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Accuser's mother allegedly lied on welfare application

Woman cited no assets on form after receiving settlement check
/ Source: NBC News correspondent

When the mother of Michael Jackson's accuser invoked the 5th Amendment rather than testify about her welfare history on Friday, even the prosecutor said she “may have committed perjury in certain of her applications.”

NBC News has learned that those applications for welfare and food stamps show the mother claimed she had virtually no assets after she'd received a six-figure court settlement and tens of thousands in donations for her cancer patient son.

On Nov. 5, 2001, the mother's lawyer distributed than $100,000 from J.C. Penney and Tower Records, whose security guards, she claimed in a lawsuit, had beaten and sexually assaulted her after her older son had been caught with clothes that hadn't been paid for.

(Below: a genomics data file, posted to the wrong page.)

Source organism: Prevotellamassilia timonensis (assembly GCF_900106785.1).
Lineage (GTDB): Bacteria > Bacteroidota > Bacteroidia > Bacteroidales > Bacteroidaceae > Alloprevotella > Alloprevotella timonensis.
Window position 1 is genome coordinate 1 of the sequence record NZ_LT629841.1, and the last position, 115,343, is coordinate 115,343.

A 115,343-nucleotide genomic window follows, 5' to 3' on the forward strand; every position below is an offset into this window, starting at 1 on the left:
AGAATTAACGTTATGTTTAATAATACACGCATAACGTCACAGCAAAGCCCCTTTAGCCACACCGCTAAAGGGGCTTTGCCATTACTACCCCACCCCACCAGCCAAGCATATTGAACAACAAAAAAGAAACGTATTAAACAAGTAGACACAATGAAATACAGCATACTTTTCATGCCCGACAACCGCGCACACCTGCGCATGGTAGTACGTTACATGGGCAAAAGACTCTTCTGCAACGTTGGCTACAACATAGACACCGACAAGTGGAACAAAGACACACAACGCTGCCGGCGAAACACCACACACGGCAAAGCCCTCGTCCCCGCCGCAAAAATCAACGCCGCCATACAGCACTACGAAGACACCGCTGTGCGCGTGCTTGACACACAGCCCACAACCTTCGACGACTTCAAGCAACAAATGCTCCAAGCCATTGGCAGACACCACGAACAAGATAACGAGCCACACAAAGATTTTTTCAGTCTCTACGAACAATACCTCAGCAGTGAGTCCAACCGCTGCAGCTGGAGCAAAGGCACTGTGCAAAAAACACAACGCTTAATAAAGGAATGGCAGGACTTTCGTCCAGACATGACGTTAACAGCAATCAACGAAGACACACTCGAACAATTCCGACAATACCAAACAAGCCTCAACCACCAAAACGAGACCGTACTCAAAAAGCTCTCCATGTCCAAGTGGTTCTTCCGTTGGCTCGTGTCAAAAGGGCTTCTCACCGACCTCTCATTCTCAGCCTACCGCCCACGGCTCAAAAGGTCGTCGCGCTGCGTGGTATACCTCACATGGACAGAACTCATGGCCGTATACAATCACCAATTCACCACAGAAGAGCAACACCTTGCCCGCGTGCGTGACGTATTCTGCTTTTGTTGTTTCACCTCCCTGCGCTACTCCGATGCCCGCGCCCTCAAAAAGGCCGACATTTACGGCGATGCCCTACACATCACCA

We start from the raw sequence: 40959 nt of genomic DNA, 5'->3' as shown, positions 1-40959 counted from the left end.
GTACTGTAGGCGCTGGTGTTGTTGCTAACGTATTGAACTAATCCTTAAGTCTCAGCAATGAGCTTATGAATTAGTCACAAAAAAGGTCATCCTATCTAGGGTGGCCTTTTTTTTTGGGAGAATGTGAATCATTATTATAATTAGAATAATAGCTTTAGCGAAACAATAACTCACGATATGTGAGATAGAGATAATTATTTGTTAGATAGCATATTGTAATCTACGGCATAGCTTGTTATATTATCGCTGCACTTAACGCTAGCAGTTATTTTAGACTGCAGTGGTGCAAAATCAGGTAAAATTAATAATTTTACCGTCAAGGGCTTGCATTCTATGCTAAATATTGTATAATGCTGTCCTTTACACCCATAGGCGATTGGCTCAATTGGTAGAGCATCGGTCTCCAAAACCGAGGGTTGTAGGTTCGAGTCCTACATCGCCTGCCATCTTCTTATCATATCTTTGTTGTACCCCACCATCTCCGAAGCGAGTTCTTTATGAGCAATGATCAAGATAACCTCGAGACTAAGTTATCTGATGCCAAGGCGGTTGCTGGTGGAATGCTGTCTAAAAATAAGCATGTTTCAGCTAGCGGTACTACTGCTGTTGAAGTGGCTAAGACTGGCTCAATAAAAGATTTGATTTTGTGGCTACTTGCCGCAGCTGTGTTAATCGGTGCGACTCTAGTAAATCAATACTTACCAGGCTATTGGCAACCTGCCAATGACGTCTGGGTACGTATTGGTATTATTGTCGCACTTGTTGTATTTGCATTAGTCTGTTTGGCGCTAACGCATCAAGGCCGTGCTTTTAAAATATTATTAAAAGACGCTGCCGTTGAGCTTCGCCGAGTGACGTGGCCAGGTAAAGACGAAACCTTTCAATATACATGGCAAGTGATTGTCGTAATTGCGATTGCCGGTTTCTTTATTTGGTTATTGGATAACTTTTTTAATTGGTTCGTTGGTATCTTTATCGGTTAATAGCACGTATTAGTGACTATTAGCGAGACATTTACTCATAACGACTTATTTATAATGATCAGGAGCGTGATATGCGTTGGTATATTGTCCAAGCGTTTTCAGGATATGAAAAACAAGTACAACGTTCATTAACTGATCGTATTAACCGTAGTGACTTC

At least $32,000 of that settlement money was deposited in one bank account, with separate interest bearing trusts set up for each of her sons.

Yet 10 days after the payout, she said in her welfare applications — under penalty of perjury — that she and her children had no money from any source, including court settlements, bank accounts or interest income. She also said they had no health insurance even though her ex-husband's policy was, and remains, in force.   

In monthly eligibility reports and in a re-application in October 2002, the accuser's mother re-affirmed those answers, and collected benefits until March 2003.

A Jackson family lawyer who's not part of the singer's trial defense has formally asked the Los Angeles District Attorney to investigate the accuser's mother.